WTF: Guardsmen Can Patrol The US Border But Can’t Look Across It?!

The New Mexico Army National Guard Liaison Team visited the U.S. Border Patrol El Paso Sector to meet and coordinate preparations for their upcoming deployment in support of border security operations April 7, 2018.
Photo by U.S. Border Patrol Agent Marcus Trujillo

The National Guard troops standing watch along the United States’ southwest border may find themselves curious to know what great mysteries lay beyond the muddy waters of the Rio Grande... but alas, federal law forbids them from using their state-of-the-art surveillance equipment to find out.

While the roughly 800 guardsmen holding the line in Texas, New Mexico, and Arizona are permitted to use their naked eyes to peer across the divide, the legal basis for President Donald Trump’s National Guard deployment prohibits the troops from peeping southward through a pair of binoculars — or any other piece of technology that makes things appear closer than they actually are.

Trump mobilized the National Guard in April to help staunch what the president termed a “drastic surge of illegal activity on the southern border.” Secretary of Defense Jim Mattis authorized Title 32 duty status to deploy (and pay for) as many as 4,000 National Guard personnel in support of the Department of Homeland Security.

“Always Ready, Always There! Moving up to 500 #NationalGuard troops immediately on the SW border security mission,” tweeted Air Force Gen. Joseph L. Lengyel, the chief of the National Guard Bureau, in response to Trump’s order. “Vehicles, equipment & helicopters on the way tonight.”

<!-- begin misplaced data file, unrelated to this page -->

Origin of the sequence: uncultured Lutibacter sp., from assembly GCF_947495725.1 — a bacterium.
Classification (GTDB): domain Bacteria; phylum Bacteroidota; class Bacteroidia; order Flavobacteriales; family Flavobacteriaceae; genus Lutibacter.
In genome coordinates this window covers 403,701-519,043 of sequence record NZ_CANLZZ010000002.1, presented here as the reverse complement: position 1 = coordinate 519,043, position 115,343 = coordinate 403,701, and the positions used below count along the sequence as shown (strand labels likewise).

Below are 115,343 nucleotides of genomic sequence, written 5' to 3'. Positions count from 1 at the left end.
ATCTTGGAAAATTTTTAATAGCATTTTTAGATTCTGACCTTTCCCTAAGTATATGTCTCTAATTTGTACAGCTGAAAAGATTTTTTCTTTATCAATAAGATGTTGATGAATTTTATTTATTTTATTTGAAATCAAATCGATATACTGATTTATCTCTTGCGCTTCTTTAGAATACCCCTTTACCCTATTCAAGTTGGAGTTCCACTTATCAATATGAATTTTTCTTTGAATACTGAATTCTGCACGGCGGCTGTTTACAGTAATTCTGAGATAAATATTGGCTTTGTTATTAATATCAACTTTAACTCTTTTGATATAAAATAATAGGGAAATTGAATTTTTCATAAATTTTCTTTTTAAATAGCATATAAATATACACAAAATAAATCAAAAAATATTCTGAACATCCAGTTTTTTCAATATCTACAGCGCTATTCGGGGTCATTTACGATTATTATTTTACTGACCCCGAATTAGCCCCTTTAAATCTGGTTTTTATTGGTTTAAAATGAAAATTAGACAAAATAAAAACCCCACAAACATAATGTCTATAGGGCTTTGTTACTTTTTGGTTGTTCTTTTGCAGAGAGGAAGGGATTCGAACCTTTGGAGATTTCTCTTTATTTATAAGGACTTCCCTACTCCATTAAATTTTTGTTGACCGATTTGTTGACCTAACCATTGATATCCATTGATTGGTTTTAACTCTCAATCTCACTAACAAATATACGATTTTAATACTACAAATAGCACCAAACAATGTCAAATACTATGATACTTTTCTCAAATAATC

Upon their arrival at the border, the National Guard jumped into action, providing helicopter support to Border Patrol agents, paving roads, performing vehicle maintenance, and monitoring surveillance footage for suspicious activity north of the border.

“The troops stood on rocky, muddy cliffs on the river’s edge, peering through binoculars and focusing most of their attention on the banks and the brush on the American side,” a reporter with The New York Times wrote of a recent visit to a National Guard observation post in South Texas’ Rio Grande Valley. Rulebreaker!

They say curiosity killed the cat. In this case, it could earn a soldier a letter of reprimand. Title 32 provides that the National Guard can operate “up to” the United States-Mexico border, but that’s it. No peeking across! “We are not doing foreign intelligence collection on the border,” Col. Jamie Davis, a Pentagon spokesman, explained to the Times.

In addition to the surveillance restrictions, the troops are also prohibited from apprehending people or having any physical contact with migrants. Those duties are left to the Border Patrol, which is not shackled by the Posse Comitatus Act of 1878, the post-Civil War statute that limits military involvement in civilian law enforcement.

National Guard and Border Patrol officials describe the mobilization as a “force multiplier” and are already hailing it a success. Officials say the troops have helped arrest more than 1,600 illegal border-crossers and assisted in the confiscation of more than 1,000 pounds of marijuana. That’s a whole lot of grass.

But not everybody is so impressed.

Representative Vicente Gonzalez, a Texas Democrat, said in an interview with The New York Times that he thinks the money being spent on the National Guard mission should instead be used to hire more Border Patrol agents — in part because the citizen-soldiers are so constrained in what they can actually, legally, do out there.